Villager's Winter-Evening Song


Not a leaf on the tree,—not a bud in the hollow,
Where late swung the blue-bell, and blossomed the rose;
And hushed is the cry of the swift-darting swallow,
That circled the lake in the twilight's dim close.

Gone, gone are the woodbine and sweet-scented brier,
That bloomed o'er the hillock and gladdened the vale,
And the vine, that uplifted its green-pointed spire,
Hangs drooping and sear on the frost-covered pale.

And hark to the gush of the deep-welling fountain,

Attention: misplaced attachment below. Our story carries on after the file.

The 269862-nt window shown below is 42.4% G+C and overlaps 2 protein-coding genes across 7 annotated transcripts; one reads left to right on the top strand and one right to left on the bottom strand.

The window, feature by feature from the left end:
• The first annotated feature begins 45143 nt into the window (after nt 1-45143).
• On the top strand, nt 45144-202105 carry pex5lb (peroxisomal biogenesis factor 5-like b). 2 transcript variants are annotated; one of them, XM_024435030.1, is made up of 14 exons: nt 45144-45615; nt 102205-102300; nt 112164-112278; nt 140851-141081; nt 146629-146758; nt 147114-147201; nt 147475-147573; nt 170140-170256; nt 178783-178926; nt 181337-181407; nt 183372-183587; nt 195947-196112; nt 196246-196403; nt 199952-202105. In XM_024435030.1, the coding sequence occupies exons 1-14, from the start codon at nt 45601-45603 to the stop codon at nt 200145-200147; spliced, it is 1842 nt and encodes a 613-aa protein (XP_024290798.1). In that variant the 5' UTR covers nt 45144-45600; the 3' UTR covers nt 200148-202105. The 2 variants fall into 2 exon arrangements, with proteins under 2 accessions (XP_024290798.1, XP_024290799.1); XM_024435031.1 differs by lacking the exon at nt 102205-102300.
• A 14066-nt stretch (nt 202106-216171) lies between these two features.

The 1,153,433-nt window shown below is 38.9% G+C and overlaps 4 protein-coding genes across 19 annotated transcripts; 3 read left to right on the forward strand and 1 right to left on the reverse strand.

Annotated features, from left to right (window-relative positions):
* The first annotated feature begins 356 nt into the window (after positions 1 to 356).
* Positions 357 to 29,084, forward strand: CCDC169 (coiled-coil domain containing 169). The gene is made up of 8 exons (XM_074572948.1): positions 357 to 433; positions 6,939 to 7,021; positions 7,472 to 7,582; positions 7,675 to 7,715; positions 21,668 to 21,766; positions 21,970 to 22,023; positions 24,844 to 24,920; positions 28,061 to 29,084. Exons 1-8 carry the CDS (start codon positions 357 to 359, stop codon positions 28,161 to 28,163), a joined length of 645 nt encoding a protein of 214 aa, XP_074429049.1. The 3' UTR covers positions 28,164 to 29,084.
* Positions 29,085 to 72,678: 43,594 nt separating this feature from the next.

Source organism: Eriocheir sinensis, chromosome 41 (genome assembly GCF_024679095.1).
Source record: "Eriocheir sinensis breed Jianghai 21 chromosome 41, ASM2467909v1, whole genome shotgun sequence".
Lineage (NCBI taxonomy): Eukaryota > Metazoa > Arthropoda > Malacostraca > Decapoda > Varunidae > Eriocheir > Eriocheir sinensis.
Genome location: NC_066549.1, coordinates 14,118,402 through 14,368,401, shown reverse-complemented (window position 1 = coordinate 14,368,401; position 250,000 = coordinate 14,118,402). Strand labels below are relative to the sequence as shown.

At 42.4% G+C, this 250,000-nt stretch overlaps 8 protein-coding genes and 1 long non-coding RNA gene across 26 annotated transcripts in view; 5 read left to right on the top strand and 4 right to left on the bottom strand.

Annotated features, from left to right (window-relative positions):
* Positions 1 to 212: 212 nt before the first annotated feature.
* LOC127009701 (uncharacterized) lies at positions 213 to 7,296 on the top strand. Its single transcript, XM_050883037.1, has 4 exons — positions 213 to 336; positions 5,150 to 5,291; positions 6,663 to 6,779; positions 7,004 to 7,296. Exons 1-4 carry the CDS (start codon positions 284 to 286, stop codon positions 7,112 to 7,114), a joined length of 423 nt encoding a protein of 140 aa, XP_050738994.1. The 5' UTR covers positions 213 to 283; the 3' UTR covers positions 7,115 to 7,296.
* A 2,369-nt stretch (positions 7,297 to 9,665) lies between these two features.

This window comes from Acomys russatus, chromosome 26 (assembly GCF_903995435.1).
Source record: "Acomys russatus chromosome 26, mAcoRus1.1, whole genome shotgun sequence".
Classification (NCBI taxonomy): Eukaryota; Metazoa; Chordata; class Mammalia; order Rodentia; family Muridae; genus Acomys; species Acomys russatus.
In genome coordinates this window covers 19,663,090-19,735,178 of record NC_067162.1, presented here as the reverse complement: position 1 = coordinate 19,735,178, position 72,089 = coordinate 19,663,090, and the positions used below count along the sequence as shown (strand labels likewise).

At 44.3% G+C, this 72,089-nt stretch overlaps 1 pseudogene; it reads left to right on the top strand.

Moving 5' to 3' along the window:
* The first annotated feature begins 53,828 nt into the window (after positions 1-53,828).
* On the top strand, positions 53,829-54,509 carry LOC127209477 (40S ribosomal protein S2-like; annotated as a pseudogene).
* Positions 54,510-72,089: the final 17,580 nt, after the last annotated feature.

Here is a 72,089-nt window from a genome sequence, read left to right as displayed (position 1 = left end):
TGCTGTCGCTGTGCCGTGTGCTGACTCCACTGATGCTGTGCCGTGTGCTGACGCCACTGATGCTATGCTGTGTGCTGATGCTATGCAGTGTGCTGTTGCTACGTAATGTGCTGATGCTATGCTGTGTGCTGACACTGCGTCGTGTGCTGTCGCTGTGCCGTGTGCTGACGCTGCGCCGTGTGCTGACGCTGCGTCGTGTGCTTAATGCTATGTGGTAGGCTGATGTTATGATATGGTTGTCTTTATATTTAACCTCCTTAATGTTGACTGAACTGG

That prattled and shone in the light of the moon;
Soon, soon shall its rushing be still on the mountain,
And locked up in silence its frolicsome tune.

Then heap up the hearth-stone with dry forest-branches,
And gather about me, my children, in glee;
For cold on the upland the stormy wind launches,
And dear is the home of my loved ones to me.